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    "weird unrelated symptoms" -->> lost neutral just-about all the time, at least from the number of posts on SE about it.
    – Criggie
    Mar 3, 2023 at 3:13
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    Our aluminum carrier wire / neutral whipped around in a storm and broke at the weatherhead a couple years ago. Lights in the house got brighter and brighter and brighter and... I flipped the main switch in the breaker box & called the power company, which - yes - came out & fixed it for free Mar 3, 2023 at 18:37
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    @Criggie And always answered by "Harper - Reinstate Neutral"
    – user253751
    Mar 3, 2023 at 18:37
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    Rule of thumb: If it seems like you have a poltergeist that only appears in the form of electricity, suspect an open neutral. Mar 4, 2023 at 15:20
  • @Harper - Reinstate Monica , Can you expound on this further: "So neutral current will try to go out your GES, through the actual dirt, to a neighbor or transformer's GES and then back to neutral" What does "...transformer's GES and then back to neutral" mean?
    – OpenCoderX
    Mar 5, 2023 at 6:56
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Everything you are describing could be explained by a disconnected neutral that might be within your premises or outside. You should start by calling your power company and suggesting they come look for that specific problem. You could also call an electrician to look for it.

With this problem:

  • Some devices will not work sometimes, or will work partially or poorly with fluctuating supply voltage when other devices are turned on. The connection between devices will appear random.
  • Devices with metal housings (including the metal housings on HDMI cable ends and the ground shield on coax cables), where those housings should normally be at ground potential, may come up to various voltages. The effect gets worse if the building's grounding is poor or doesn't exist.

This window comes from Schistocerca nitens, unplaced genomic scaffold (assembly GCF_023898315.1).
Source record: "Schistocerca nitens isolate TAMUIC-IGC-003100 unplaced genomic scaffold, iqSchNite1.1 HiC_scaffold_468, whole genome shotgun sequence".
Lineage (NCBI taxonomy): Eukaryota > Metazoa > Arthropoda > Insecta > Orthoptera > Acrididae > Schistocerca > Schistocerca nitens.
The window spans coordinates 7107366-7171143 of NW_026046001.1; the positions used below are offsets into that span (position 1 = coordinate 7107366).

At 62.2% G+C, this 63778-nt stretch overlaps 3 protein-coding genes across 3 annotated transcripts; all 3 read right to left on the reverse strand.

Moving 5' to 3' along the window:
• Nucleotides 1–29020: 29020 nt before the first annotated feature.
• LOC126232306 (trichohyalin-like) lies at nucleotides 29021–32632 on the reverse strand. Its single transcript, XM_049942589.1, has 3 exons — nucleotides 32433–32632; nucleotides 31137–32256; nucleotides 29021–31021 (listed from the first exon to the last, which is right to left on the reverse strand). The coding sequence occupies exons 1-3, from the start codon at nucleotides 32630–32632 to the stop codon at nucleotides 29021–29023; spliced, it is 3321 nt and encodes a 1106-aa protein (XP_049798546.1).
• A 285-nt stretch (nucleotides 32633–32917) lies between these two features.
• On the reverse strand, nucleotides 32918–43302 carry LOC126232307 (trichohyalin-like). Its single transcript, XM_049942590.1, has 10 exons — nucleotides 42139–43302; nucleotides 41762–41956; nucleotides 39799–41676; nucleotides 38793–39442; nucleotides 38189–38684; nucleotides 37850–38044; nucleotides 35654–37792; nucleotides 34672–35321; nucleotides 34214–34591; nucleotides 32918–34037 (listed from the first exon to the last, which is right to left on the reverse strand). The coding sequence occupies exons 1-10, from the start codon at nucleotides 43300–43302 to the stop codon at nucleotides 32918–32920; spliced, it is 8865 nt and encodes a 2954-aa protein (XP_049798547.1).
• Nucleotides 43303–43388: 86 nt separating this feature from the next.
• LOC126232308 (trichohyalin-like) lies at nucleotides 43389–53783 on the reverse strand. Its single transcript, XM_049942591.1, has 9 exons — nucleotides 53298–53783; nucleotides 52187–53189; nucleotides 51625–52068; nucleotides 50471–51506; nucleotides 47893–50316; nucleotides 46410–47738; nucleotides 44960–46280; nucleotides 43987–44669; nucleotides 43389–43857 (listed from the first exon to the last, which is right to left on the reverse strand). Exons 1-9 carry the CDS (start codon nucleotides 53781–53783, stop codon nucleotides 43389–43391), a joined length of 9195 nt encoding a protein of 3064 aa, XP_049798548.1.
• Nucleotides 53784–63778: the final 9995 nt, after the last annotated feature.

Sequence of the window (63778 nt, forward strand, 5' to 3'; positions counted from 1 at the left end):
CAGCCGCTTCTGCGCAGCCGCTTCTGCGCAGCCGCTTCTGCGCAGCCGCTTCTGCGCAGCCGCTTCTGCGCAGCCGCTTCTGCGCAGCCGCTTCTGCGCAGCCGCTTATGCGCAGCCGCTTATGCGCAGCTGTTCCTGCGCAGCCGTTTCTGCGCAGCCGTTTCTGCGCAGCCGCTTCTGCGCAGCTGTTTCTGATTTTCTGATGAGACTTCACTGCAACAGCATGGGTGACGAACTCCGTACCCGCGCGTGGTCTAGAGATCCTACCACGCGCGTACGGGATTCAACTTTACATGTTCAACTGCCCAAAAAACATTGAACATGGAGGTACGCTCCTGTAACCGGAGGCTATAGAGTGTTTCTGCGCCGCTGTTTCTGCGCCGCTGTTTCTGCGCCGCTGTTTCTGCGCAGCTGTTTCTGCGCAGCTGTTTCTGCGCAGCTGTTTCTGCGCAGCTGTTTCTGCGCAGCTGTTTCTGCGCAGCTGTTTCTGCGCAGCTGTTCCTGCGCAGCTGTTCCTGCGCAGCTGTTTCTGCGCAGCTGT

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    OP said "electrician came out, discovered my ground was cut...." This certainly confused the symptoms too.
    – Criggie
    Mar 3, 2023 at 3:14
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When you say the HDMI and Coax are hot (22 V - 60 V), I assume you're talking about the outer metal shell on those cables? If that's the case, it means that all your metal chassis/boxes are hot, which is bad.

Since those metal boxes/chassis should be connected, eventually, back to earth ground, that indicates there may be a problem back in your circuit breaker (or fuse) panel. Like maybe the neutral and earth ground have been reversed, or one of them is no longer connected.

Unless you have some experience in this area (these kinds of problems can be tricky to track down the root cause of), you need a good electrician.

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  1. Disconnect all items that have coax and/or HDMI from AC power/Wall AC adapters and from the wall's coax plate(s).

  2. Now, measure the voltage from pin to shell on the closest-to-cable-provider/utility-plate. If it is not 0VDC and 0VAC, call your cable provider.

  3. One-by-one start re-connecting your items to the coax/hdmi. Measure the voltages. If OK, re-connect their power source. Re-measure the voltages. If good, repeat this step for all of your items, one-by-one. I'm guessing that the culprit(s) can be quickly determined in this fashion. Given your 'lightning' incident, it could very easily be that all of your devices will have to be replaced.

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    You may also want to -- carefully! -- try disconnecting and testing the external coaxial feed, if you can get to it. That would establish whether the problem is in your house or not.
    – keshlam
    Mar 2, 2023 at 18:53